Next we moved up to the ram barn.   Here Brick has been done and is watching the next guy in line give up his wool.  

Two of our oldest rams are lighter than we like them to be but most are in good flesh and grass is just around the corner.  I had him leave the forelock on anybody whose dreads weren't too trashy, like Neville (white, already shorn) and Castillo, still unshorn and wearing his coat.  He's not a Cotswold but he has cool hair.  ;-)

The most recent book I listened to on tape was The Host by Stephenie Meyer.  Here's the funny part - I had no clue she also wrote the Twilight series which was wildly popular but which never worked any magic on me at all so I never paid attention to who wrote it.  The Host was a very fun sci-fi story (IMO) with engaging characters, interesting details and a satisfying ending.  The person who read it was also well suited to the task (unlike an audio version of The Hobbit which I started but turned off after 20 agonizing minutes of truly awful interpretation.  Bleah.)  

Joining in with Ginny...

Sunday, April 10, 2016

Slumber Party

Sheep are gregarious herd animals, and especially so when it's on the chilly side.  This is what we see when coming in to do morning chores.  There's a lot of cud chewing, some sleeping, some staring into space and thinking, all on a nice warm bedding pack.  The original heated mattress!

But someone is always standing on guard.  I don't know how they decide whose turn it is, but it's super rare that at least one ewe isn't up and paying attention (even in familiar, comfortable surroundings) when everyone else is relaxing.  This morning it's old Gem who drew the short straw.

"Really?  You have to shoot me from that direction?  Do my horns make my butt look big?"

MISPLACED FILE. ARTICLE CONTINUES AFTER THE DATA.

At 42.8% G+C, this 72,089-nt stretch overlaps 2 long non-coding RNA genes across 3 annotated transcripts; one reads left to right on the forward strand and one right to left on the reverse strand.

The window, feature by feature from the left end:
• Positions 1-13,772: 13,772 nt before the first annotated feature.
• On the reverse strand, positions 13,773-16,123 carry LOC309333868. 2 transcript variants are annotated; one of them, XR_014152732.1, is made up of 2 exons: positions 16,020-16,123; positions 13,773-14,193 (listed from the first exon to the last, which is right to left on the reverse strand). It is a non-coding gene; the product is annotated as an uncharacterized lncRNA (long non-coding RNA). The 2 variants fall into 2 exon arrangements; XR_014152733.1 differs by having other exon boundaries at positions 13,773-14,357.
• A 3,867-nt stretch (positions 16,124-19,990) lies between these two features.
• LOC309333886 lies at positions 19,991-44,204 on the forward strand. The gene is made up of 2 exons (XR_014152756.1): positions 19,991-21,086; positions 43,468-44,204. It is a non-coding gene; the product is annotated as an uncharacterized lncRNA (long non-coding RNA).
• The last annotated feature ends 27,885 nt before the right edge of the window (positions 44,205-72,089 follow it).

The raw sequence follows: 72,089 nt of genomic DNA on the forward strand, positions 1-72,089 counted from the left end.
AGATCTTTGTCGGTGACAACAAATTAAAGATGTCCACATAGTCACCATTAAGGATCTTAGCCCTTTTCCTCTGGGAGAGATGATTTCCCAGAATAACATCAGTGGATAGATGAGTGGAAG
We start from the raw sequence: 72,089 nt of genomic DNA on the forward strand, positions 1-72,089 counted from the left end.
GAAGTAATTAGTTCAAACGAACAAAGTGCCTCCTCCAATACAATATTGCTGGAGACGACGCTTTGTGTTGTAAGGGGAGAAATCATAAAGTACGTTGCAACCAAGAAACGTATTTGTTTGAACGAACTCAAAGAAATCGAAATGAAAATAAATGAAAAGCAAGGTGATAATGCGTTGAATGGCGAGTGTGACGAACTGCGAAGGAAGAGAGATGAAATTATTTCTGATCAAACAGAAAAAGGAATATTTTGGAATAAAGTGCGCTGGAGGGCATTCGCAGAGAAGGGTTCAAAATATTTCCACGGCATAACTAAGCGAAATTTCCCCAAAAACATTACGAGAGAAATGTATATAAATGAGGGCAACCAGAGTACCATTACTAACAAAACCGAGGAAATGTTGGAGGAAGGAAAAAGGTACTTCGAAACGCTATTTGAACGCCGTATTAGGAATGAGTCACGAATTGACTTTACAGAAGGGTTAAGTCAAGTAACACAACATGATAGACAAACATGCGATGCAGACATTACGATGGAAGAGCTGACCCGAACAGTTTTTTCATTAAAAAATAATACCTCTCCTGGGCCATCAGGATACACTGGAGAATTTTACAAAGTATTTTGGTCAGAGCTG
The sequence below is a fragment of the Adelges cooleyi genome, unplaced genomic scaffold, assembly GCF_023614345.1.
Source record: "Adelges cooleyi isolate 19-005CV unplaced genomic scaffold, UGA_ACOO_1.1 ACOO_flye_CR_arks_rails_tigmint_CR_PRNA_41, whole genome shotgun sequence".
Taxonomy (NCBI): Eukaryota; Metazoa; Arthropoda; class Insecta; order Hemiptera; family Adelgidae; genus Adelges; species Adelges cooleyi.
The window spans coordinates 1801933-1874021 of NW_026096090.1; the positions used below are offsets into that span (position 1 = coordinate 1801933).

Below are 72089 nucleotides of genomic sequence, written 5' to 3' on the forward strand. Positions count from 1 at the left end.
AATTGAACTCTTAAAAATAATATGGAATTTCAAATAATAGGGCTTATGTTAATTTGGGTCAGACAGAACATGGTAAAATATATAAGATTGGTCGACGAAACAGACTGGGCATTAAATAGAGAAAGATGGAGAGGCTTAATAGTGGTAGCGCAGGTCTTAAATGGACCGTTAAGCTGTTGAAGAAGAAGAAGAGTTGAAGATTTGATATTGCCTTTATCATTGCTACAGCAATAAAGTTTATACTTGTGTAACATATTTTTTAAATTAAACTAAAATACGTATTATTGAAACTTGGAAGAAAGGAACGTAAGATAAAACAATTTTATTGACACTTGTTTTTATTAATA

Notice she's got one eye cocked back at me.  Totally not alarmed, but going through the motions of being a good guard sheep.  

Makes me want to plop down somewhere in the pile and sleep..........

Thursday, April 7, 2016

Girls Just Want to Have Fun

A few days ago, before the return of winter temps, the newly shorn ewes were in high spirits.

"I is a lamb!  Really!"

And then everybody caught the bug.

"We're not weighed down by wool OR lambs!  Wheeee!"

Who says big girls don't get silly?

Sunday, April 3, 2016

Ugh, Not THIS Again

Last week lulled us into thinking that spring might really be here and if it did  happen to turn cold again it wouldn't be "that bad".  Well, wrong.  I should have known - years ago when I used to show sheep I'd be washing and trimming the week prior (yes, that would be the last week of April) with snow pack lingering in the sheep yard and icy hands from the wind and dreaming of being actually warm the next week in Maryland.
We had had another round of shearing scheduled for last Wednesday but the extended forecast looked pretty unpleasant for newly naked sheepies and we cancelled.  I'm SO glad we did.

Even though we can close up the barn quite a lot  these nighttime temps guarantee a degree of misery we wouldn't want to subject anybody to.  The ewes that have been shorn for the longest seem pretty well adjusted.  The more recent batch aren't suffering but they are standing and chewing cud vigorously in a nice close crowd like a group of Navy SEAL candidates undergoing cold water training....except for the cud chewing.  ;-)

They grumbled about going out to the bunk while we filled their feeders this morning.

And stampeded back in a few minutes later when Andy rolled open the big door.

Even Holly didn't want to go tromping off into the pasture this morning.  She was content to sit and watch the snow devils swirl through the lowest field.

This too shall pass, but I'll try to watch it go by from indoors as much as possible!